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For pet owners, the death of their sweet dogs is a sensitive subject. Many prefer to never really think about it for as long as possible.
However, it is always a good idea to know what to expect when you add a furry friend as part of your family.
You want to predict when he will leave your family for good so you can prepare accordingly.
If you are considering having a Chihuahua for a pet, knowing when she’ll leave your side helps manage expectations.
Chi’s are some of the longest-living dog breeds in the world along with other toy breeds. They live for anywhere between 12-18 years depending on their care given, genes, environment, etc.
The reason for the long lifespan isn’t yet clear but some believe that smaller dogs age at a slower rate than their bigger counterparts. Learn more here: Why Do Chihuahuas Live So Long?
But even with long lifespans, Chihuahuas come to the end of their lives at some point.
What do they usually die from?
Common Causes of Deaths in Chihuahuas
Researchers from the Royal Veterinary College (RVC) conducted a study in 2016 to establish some of the causes that take different dogs to the grave.
For Chihuahuas, the following were the findings.
1. Heart Disease (18.8%)
On top of the list of Chihuahuas’ killer medical conditions is heart disease.
Because of wear and tear throughout the dog’s life, the heart sometimes malfunctions in one way or another.
Some Chis inherit the condition from their parents but a big majority acquire it along the way.
Some of the common cardiovascular diseases in Chihuahuas include the following:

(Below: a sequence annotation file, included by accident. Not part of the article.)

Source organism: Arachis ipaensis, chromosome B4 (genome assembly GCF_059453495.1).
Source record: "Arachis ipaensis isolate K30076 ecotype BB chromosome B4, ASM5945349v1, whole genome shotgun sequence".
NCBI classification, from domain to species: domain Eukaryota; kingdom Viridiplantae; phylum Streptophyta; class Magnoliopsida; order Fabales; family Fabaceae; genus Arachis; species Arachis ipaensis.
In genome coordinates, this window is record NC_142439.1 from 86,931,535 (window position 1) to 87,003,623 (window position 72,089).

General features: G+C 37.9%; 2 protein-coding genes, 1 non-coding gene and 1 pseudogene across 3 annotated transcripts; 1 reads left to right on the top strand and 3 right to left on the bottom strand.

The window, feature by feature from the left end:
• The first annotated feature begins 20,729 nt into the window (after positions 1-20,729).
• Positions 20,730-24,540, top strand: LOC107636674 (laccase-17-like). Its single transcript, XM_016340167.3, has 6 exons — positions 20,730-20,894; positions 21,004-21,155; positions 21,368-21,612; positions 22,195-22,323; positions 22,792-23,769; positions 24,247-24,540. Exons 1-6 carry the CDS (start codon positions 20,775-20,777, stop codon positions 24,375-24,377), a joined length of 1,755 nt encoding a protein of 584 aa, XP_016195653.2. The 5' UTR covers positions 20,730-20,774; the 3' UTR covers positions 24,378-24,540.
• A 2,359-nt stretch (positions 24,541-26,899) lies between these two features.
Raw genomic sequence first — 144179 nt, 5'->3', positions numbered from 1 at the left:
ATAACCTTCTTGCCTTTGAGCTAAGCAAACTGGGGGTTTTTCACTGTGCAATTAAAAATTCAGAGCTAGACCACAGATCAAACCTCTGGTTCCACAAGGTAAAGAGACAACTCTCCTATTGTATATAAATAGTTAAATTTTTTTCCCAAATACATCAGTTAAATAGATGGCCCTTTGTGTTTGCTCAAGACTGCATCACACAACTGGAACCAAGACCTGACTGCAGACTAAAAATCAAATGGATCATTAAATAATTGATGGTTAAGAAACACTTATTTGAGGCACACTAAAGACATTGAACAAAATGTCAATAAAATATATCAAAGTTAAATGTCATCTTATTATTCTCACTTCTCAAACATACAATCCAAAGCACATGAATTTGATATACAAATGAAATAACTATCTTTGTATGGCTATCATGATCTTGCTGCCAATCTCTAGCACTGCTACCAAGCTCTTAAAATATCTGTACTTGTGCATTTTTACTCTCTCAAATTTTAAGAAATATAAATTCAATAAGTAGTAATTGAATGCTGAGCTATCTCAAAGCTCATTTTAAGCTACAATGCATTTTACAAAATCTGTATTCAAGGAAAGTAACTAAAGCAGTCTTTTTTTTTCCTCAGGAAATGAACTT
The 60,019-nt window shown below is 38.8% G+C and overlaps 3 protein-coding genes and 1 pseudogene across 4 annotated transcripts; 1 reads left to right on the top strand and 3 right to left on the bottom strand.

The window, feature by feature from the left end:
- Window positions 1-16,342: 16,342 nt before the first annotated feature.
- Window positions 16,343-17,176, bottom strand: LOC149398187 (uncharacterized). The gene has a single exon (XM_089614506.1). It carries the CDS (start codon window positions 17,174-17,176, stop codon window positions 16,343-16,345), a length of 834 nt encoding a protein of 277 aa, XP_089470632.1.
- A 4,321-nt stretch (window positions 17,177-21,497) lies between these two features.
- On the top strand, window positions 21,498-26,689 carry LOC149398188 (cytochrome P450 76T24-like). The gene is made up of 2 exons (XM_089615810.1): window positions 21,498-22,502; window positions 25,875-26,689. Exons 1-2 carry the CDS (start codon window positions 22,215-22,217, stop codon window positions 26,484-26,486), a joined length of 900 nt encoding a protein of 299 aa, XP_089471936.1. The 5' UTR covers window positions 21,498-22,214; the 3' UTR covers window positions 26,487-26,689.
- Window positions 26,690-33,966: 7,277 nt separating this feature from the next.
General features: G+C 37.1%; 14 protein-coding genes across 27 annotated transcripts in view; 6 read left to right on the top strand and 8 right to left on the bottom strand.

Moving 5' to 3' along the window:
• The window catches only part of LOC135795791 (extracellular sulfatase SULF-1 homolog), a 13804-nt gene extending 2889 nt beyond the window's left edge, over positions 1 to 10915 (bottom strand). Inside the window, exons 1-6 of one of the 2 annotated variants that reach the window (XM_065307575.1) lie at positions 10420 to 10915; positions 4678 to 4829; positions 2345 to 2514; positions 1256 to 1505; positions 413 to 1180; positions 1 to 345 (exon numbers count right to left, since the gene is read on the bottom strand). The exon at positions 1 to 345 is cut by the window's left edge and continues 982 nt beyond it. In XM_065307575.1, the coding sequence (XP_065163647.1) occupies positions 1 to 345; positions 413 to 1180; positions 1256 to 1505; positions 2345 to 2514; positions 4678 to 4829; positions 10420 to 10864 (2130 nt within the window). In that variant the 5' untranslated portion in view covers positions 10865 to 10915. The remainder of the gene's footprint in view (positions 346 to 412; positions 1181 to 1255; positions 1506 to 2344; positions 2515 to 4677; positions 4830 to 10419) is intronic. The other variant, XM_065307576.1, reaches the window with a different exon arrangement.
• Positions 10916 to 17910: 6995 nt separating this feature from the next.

A. Valve Deterioration
This is a condition where the valve that regulates the flow of blood is deformed so that it stops closing completely.
What happens is that blood leaks back and strains the heart in turn.
Other heart valve issues that trigger heart disease in Chihuahuas include stenosis (heart valve doesn’t open enough to let blood flow well) and valve prolapse (bulging of the valve into the upper chamber of the heart).
B. Heart failure
This occurs when the heart doesn’t pump blood effectively causing blood to back up and create a buildup in the lungs.
What happens is that the dog will have shortness of breath.
Narrowed arteries and high blood pressure can cause heart failure in your beloved Chi.
Arrhythmia refers to a situation where the electrical impulse traveling through the heart’s muscle is compromised.
It can either do this by traveling through an incorrect pathway or failing to initiate correctly.
2. Lower Respiratory Tract Disorder (16.3%)
The lower respiratory tract of your dog includes the bronchi, trachea, alveoli, and bronchioles.
These organs essentially facilitate the transfer of oxygen and carbon dioxide into and out of the lungs respectively.
Any infection in any part of the tract can cause a Chihuahua severe problems including death.
Examples of lower tract infections include canine distemper virus, pneumonia, chronic bronchitis, tracheal collapse, lung disease, and Rhinitis.
3. Trauma (13.8%)
Because of their small size, Chihuahuas are often victims of many forms of traumatic injuries.
They are constantly picked and dropped by kids – sometimes with enough force to cause trauma.
Others are stepped on by accident or get knocked by cars or motorcycles.
What may appear as minor trauma to a bigger dog can hurt a toy breed in so many ways.
For one, it can cause head trauma which can prove fatal fast.
Trauma also leads to bone fractures, internal bleeding, joint dislocation, skin wounds, and organ injuries.
4. Brain Disorders (11.3%)
Brain disorders have also been shown to affect Chihuahuas. These are disorders of the nervous system including the following: